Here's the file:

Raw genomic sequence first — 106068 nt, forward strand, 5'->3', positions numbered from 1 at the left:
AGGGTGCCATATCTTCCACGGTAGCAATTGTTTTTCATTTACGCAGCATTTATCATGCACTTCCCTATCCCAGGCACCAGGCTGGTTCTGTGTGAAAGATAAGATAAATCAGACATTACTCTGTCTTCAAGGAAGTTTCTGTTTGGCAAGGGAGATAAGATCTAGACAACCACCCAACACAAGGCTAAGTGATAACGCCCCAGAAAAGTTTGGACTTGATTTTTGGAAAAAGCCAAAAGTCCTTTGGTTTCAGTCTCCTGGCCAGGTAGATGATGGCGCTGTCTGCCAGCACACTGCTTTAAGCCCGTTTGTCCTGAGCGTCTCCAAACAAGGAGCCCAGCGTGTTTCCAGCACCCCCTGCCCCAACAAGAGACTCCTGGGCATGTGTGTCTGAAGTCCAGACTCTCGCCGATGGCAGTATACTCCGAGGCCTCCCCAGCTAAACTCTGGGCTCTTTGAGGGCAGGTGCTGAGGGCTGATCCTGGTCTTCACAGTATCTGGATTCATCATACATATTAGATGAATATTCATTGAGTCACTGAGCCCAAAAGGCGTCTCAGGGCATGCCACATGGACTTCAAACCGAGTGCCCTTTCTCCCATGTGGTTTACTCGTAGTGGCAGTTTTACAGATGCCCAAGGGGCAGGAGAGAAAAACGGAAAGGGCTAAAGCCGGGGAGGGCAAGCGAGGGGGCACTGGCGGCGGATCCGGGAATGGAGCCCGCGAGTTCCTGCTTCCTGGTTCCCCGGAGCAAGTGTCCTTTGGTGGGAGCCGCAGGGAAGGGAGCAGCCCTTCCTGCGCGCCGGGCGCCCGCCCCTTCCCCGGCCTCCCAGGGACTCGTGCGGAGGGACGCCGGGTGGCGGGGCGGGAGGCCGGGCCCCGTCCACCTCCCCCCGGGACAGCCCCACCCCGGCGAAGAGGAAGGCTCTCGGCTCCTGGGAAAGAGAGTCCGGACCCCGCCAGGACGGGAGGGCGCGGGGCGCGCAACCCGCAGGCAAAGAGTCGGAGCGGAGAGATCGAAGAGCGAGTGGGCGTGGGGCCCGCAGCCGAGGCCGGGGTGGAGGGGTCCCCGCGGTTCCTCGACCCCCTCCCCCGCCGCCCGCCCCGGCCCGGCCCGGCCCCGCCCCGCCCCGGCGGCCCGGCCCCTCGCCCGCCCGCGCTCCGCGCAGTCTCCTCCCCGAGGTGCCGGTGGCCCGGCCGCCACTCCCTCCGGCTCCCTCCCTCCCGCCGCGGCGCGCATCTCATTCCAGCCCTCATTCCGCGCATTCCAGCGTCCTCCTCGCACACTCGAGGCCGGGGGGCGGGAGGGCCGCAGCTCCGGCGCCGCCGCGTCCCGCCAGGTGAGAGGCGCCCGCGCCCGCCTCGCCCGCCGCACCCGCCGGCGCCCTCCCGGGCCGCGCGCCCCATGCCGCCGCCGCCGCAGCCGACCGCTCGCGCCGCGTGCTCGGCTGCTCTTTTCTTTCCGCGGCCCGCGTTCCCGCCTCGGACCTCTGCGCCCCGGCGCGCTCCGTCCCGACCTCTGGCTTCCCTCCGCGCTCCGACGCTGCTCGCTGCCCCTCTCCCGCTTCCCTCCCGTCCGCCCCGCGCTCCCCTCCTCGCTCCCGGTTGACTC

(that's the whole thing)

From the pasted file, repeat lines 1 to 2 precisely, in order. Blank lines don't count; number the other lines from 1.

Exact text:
Raw genomic sequence first — 106068 nt, forward strand, 5'->3', positions numbered from 1 at the left:
AGGGTGCCATATCTTCCACGGTAGCAATTGTTTTTCATTTACGCAGCATTTATCATGCACTTCCCTATCCCAGGCACCAGGCTGGTTCTGTGTGAAAGATAAGATAAATCAGACATTACTCTGTCTTCAAGGAAGTTTCTGTTTGGCAAGGGAGATAAGATCTAGACAACCACCCAACACAAGGCTAAGTGATAACGCCCCAGAAAAGTTTGGACTTGATTTTTGGAAAAAGCCAAAAGTCCTTTGGTTTCAGTCTCCTGGCCAGGTAGATGATGGCGCTGTCTGCCAGCACACTGCTTTAAGCCCGTTTGTCCTGAGCGTCTCCAAACAAGGAGCCCAGCGTGTTTCCAGCACCCCCTGCCCCAACAAGAGACTCCTGGGCATGTGTGTCTGAAGTCCAGACTCTCGCCGATGGCAGTATACTCCGAGGCCTCCCCAGCTAAACTCTGGGCTCTTTGAGGGCAGGTGCTGAGGGCTGATCCTGGTCTTCACAGTATCTGGATTCATCATACATATTAGATGAATATTCATTGAGTCACTGAGCCCAAAAGGCGTCTCAGGGCATGCCACATGGACTTCAAACCGAGTGCCCTTTCTCCCATGTGGTTTACTCGTAGTGGCAGTTTTACAGATGCCCAAGGGGCAGGAGAGAAAAACGGAAAGGGCTAAAGCCGGGGAGGGCAAGCGAGGGGGCACTGGCGGCGGATCCGGGAATGGAGCCCGCGAGTTCCTGCTTCCTGGTTCCCCGGAGCAAGTGTCCTTTGGTGGGAGCCGCAGGGAAGGGAGCAGCCCTTCCTGCGCGCCGGGCGCCCGCCCCTTCCCCGGCCTCCCAGGGACTCGTGCGGAGGGACGCCGGGTGGCGGGGCGGGAGGCCGGGCCCCGTCCACCTCCCCCCGGGACAGCCCCACCCCGGCGAAGAGGAAGGCTCTCGGCTCCTGGGAAAGAGAGTCCGGACCCCGCCAGGACGGGAGGGCGCGGGGCGCGCAACCCGCAGGCAAAGAGTCGGAGCGGAGAGATCGAAGAGCGAGTGGGCGTGGGGCCCGCAGCCGAGGCCGGGGTGGAGGGGTCCCCGCGGTTCCTCGACCCCCTCCCCCGCCGCCCGCCCCGGCCCGGCCCGGCCCCGCCCCGCCCCGGCGGCCCGGCCCCTCGCCCGCCCGCGCTCCGCGCAGTCTCCTCCCCGAGGTGCCGGTGGCCCGGCCGCCACTCCCTCCGGCTCCCTCCCTCCCGCCGCGGCGCGCATCTCATTCCAGCCCTCATTCCGCGCATTCCAGCGTCCTCCTCGCACACTCGAGGCCGGGGGGCGGGAGGGCCGCAGCTCCGGCGCCGCCGCGTCCCGCCAGGTGAGAGGCGCCCGCGCCCGCCTCGCCCGCCGCACCCGCCGGCGCCCTCCCGGGCCGCGCGCCCCATGCCGCCGCCGCCGCAGCCGACCGCTCGCGCCGCGTGCTCGGCTGCTCTTTTCTTTCCGCGGCCCGCGTTCCCGCCTCGGACCTCTGCGCCCCGGCGCGCTCCGTCCCGACCTCTGGCTTCCCTCCGCGCTCCGACGCTGCTCGCTGCCCCTCTCCCGCTTCCCTCCCGTCCGCCCCGCGCTCCCCTCCTCGCTCCCGGTTGACTC